One of the pros of being at home during this weird time we are living, is that we can do things like read more. A few weeks ago, I wrote a list with some book suggestions. The first part of this list was posted last week (check out here), and today I’m sharing the second half.
Conversation with Friends by Sally Rooney
Conversation with Friends follows three main characters: Frances, Bobbi, Nick and Melissa. Frances and Bobbi are ex-girlfriends, best friends and artistic partners. Melissa, who is a famous journalist, decides to write an article about the friends. As time passes, these four characters becomes friends and their relationship a bit more complicated because 1) Melissa and Bobbi have feelings for each other and 2) Frances and Nick have an affair. If you want to know more about this book check out (here) the review where I also compare the characters to dog breeds.
In general, this is a very light book and perfect if you want something fast and that can distract you from the news.
Fahrenheit 451 by Ray Bradbury
Fahrenheit 451 is a dystopic novel that has firefighter Guy Montag as its main character. It happens in a future in which the society is hedonistic and anti-intellectual, and the job of the firefighters is to burn books. Besides being a classic of the genre, this book is perfect for those who like dystopias but don’t want something triggering at this moment.
The Picture of Dorian Gray by Oscar Wilde
The Picture of Dorian Gray is a classic worth reading. It was first published in 1890, and was considered very polemic at the time, many people thinking it was something that violated public morality and offended the moral sensibilities.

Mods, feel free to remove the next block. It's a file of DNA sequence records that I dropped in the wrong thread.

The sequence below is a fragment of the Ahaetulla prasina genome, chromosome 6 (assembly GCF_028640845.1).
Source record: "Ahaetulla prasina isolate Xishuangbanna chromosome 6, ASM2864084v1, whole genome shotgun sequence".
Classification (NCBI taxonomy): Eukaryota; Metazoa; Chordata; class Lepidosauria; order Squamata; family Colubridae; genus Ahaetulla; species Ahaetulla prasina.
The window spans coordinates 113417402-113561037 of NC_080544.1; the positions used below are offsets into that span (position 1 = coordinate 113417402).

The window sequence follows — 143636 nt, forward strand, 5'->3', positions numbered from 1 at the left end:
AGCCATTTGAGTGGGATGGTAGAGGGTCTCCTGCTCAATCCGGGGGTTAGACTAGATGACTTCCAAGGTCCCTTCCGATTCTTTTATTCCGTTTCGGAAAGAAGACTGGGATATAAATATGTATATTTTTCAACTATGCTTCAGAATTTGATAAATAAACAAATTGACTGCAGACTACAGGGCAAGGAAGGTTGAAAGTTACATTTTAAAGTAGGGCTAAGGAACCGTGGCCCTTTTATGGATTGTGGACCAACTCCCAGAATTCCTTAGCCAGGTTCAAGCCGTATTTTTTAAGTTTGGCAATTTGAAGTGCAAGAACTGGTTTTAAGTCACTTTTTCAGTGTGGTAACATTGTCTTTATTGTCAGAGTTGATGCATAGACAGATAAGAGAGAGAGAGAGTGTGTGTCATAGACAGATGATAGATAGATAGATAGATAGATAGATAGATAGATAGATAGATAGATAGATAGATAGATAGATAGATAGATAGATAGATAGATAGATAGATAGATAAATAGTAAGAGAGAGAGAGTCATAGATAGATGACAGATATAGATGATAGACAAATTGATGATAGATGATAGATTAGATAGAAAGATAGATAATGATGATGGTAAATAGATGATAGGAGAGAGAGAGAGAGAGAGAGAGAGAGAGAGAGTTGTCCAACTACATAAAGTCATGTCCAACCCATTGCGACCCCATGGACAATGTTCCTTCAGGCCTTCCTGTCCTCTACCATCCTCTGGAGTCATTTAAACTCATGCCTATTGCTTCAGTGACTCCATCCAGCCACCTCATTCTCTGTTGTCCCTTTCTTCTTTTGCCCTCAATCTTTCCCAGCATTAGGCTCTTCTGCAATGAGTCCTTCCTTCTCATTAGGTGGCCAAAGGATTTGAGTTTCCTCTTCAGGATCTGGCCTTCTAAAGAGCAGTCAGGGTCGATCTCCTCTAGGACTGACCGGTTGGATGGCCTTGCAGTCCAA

This masterpiece tells the story of the breathtakingly beautiful aristocrat Dorian Gray, who was the subject of a portrait by Basil Howard. While posing for the picture, Dorian meets the hedonistic Lord Henry Wotton, with whom he becomes close friends. Afraid of future wrinkles, Dorian makes a pact with… only Oscar Wilde knows whom (this part is very sci-fi) that makes only his portrait grow old and show his sins. With the aging problem solved, Dorian goes on to live a life based on pleasure, offending moral sensibilities and violating the public morality.
The Catcher in the Rye by J.D. Salinger
The Catcher in the Rye is another classic worth reading. It tells the story of Holden Caulfield (also known as the original bad boy) a sixteen-year-old who runs away after being expelled from boarding school. The boy decides to go back to his hometown of New York, where he does a bunch of teenager-who-thinks-is-an-adult stuff (like hiring prostitutes in the heat of the moment, drinking way too much and spending all his money on silly things).
Warning: you’ll want to buy a red hat when you finish this book.
Educated by Tara Westover
Different from all the other books on this list, Educated is a non-fiction. More is specifically a memoir. Tara Westover was born in a survivalist Mormon family that was very suspicious of the federal government, doctors, hospitals and public schools. As a result, she was technically home-schooled, but in practice she self learned everything. At the age of 17 she enrolled in university and entered a classroom for the first time; as of today, Tara is a graduate of Brigham Young college, and has gotten a master’s degree and doctorate from Cambridge. This book is very moving and beautifully written, and everybody should read it if they have a chance.